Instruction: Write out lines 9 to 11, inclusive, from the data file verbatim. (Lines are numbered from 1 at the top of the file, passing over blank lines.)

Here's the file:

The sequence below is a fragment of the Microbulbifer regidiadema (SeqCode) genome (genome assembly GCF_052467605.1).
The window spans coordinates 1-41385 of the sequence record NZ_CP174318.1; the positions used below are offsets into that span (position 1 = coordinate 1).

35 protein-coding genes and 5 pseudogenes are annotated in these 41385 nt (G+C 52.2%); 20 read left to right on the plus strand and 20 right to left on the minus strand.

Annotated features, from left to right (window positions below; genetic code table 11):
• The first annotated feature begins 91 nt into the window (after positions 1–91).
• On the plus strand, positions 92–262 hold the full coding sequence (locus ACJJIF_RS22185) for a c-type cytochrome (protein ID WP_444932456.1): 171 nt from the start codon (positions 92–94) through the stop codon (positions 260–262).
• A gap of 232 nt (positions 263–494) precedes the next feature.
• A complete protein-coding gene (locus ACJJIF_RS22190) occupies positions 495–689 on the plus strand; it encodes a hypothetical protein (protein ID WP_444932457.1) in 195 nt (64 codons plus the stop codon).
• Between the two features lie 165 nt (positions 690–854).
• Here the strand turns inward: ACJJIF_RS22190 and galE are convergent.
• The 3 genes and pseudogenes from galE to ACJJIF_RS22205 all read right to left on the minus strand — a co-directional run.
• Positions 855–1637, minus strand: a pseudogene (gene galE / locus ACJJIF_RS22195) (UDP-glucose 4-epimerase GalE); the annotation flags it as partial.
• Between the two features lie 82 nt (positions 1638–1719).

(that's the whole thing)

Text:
• Between the two features lie 165 nt (positions 690–854).
• Here the strand turns inward: ACJJIF_RS22190 and galE are convergent.
• The 3 genes and pseudogenes from galE to ACJJIF_RS22205 all read right to left on the minus strand — a co-directional run.